Thursday, September 20, 2012

Review: A Cry From Egypt from Raising Real Men


Busy.  It's the word I hear every time I ask, "How are you?"  We're always on the go it seems.  But- we don't even begin to understand busy.  Imagine working from dawn to dusk at hard, physical labor.  Imagine an angry man watching your every move just waiting for a chance to hit you or whip you.  Imagine never ever ever getting a day off ever.

Set at the time of Moses, the confrontation with Pharoah, and the plagues, A Cry From Egypt gives the reader a very human look at what conditions may have been like for a young Israelite girl and her family.  Fear, anger, hate, frustration and distrust fill the pages as we're transported back thousands of years to meet Jarah and her family.  It's a family divided though together.  Mother embraces the Egyptian gods.  Father worships Jehovah and is teaching his children to do so.  Tempers flare as a result of the grueling work, exhaustion, and differences of religion at home.  To make things worse, There's this guy called Moses.  He's been talking to Pharoah.  Is Moses just a trouble maker?  Is he just making everything worse?  Is there any hope of relief from the miserable conditions they live under? 

A Cry from Egypt brought new perspective to my reading of the Exodus account in Scripture.  Good fiction is not just entertaining but enlightening, too.  This book met that expectation.  It just seemed to add flesh to the bones of the story.  Moses is seen from a distance, but the true focus is on Jarah's family and the struggles of slavery.  You know, I've read the story from Exodus many times.  I never stopped and imagined just what it was like for the Israelite families.  Perspective is everything.  The descriptions of the beatings were a bit difficult for me to read, but not as difficult as they would have been to endure.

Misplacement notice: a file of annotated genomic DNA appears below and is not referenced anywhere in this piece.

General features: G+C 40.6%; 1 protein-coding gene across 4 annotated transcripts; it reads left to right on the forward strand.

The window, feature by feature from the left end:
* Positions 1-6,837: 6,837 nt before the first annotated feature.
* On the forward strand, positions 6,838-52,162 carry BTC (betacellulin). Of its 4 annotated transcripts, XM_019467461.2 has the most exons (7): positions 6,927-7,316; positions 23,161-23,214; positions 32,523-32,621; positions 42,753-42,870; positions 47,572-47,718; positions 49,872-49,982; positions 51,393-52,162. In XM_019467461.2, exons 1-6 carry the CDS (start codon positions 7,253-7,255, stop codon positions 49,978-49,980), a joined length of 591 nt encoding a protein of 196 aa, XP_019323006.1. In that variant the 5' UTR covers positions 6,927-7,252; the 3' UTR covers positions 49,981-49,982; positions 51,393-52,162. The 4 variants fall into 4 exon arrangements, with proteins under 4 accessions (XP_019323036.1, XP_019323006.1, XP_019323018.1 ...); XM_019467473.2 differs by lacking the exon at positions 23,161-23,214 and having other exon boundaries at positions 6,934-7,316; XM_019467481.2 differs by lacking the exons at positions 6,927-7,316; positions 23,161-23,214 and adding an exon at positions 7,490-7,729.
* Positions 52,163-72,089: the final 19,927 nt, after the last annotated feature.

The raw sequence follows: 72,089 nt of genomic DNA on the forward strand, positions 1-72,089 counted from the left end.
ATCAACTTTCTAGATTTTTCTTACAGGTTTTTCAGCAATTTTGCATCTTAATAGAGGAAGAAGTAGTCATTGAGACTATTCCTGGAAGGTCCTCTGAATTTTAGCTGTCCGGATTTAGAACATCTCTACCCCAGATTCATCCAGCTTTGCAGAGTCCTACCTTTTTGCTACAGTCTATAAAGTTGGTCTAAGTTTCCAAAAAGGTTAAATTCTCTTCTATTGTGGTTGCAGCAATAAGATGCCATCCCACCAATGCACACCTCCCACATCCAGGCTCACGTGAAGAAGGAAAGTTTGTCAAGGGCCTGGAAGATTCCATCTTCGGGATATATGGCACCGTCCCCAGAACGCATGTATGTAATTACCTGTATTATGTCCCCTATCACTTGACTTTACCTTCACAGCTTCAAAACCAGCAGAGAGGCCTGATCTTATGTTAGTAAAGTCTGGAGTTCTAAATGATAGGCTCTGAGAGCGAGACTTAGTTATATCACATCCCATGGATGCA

I read this with my 15, 13, and 11 year olds.  I think it would probably be good for the parent to preread this book if it were to be read by students younger than mine.  I liked the book.  I think it would be an excellent addition to your study of Exodus.  The kids liked it too.  We are history lovers and this was a book that made history come alive by showing not only the facts but some of the ways people thought and felt.

A Cry from Egypt is the first book in The Cry of the Promised Land series.

The author, Hope Auer, was a homeschooled student.  I am always excited to see what homeschooled students are accomplishing.  This book originated in a homeschool study of Egypt when she was younger.  It grew and grew and has become a novel.  I love that.  I have high hopes that each of my children will find something about which they are passionate to this degree.  I think knowing that Miss Auer has become a published author makes it seem more attainable to them.
Another great product from Raising Real Men at Great Waters Press for both boys and girls. 

Disclaimer: As a member of the TOS Crew, I received this product, at no cost to me, in exchange for my honest review. All opinions are mine.



  1. Laura,

    Thanks so much for sharing this review! I know we would love it...we love historical fiction so much. And when I read a homeschooled girl wrote it, I was thrilled. We are always encouraging Joy to pursue her writing love. She is working on a piece now (historical fiction) dated in the World War II era. I'm sharing your post with her today.

    Thanks so much!

  2. Very intriguing - that is a perspective that would be worth seeing. Thank you linking this one up...


  3. I absolutely love historical fiction and can't wait to read this and share it with my children. I wonder how much it really did happen that one parent believed in God while the other followed the Egyptian gods.

  4. I'd love to read this with my children! Wow, to the homeschooled author!

  5. I'd love to read this with my children! Wow, to the homeschooled author!


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